Sunday, June 8, 2014

Blackmer v. United States case brief summary

Blackmer v. United States case brief summary (1932)
284 U.S. 421, 52 S.Ct. 252, 76 L.Ed. 375

Facts: Harry M. Blackmer was a US citizen, and resident of Paris, France.  Blackmer was found guilty of contempt by the Supreme Court of the District of Columbia for refusing to appear as a witness for the United States in a criminal trial, after being subpoenaed, and was fined. Blackmer challenged the fine under the due process clause of the Fifth Amendment.

Holding/Reasoning: Court affirmed the conviction and fine. A proceeding to punish for contempt of court did not require petitioner's presence in order to satisfy due process, since there had been suitable notice and an opportunity to be heard on the contempt charges. Moreover, the power of Congress to provide,legislatively, for the service of subpoenas on American citizens outside the United States derived from the fact that the United States possessed the power inherent in sovereignty to require the return to this country of a citizen,resident elsewhere, whenever the public interest required it, and to penalize him in case of refusal.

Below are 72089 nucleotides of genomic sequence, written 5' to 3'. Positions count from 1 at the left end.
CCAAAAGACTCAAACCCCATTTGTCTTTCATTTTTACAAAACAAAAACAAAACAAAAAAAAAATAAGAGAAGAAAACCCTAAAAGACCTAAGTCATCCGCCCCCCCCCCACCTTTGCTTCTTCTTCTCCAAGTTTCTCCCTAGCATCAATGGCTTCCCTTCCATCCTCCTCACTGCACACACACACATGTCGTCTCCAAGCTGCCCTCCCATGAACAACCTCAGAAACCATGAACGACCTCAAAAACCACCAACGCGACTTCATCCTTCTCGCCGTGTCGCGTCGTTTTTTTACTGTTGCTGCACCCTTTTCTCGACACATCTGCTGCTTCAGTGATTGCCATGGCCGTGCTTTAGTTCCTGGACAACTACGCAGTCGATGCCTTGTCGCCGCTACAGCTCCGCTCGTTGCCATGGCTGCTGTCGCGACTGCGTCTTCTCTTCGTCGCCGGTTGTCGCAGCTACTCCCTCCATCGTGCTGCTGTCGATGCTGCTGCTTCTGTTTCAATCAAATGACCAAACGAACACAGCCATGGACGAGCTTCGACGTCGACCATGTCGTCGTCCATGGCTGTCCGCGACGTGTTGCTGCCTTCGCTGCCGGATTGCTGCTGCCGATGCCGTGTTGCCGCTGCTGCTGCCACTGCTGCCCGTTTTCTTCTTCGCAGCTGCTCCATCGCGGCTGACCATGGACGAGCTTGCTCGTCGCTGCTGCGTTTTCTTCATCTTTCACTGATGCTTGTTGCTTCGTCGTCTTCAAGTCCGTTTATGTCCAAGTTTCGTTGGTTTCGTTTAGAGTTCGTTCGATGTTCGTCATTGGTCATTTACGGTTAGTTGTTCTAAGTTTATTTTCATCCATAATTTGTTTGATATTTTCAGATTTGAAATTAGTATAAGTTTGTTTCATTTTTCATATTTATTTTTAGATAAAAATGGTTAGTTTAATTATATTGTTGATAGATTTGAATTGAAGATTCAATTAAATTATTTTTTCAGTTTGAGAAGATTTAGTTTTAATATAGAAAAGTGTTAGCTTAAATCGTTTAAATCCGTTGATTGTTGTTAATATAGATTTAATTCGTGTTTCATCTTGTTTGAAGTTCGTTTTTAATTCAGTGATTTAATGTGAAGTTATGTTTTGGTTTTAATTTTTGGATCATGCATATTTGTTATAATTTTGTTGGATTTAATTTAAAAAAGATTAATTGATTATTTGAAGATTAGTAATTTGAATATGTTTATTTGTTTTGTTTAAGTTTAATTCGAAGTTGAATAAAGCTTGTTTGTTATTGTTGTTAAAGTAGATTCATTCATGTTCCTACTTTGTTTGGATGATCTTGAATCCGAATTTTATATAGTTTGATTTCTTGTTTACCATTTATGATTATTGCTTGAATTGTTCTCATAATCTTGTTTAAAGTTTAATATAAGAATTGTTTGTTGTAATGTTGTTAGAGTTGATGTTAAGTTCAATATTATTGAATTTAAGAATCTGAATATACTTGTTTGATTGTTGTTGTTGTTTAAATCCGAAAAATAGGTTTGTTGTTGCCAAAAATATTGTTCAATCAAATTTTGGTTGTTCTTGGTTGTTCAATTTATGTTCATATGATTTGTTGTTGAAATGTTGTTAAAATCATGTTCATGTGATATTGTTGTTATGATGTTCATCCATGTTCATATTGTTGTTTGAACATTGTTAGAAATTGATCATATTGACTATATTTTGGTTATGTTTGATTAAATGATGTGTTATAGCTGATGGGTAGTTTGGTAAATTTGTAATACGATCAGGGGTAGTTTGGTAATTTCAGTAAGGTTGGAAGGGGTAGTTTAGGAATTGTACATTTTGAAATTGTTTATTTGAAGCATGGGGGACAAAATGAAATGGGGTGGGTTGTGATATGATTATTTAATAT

Notes for Blackmer v. United States:

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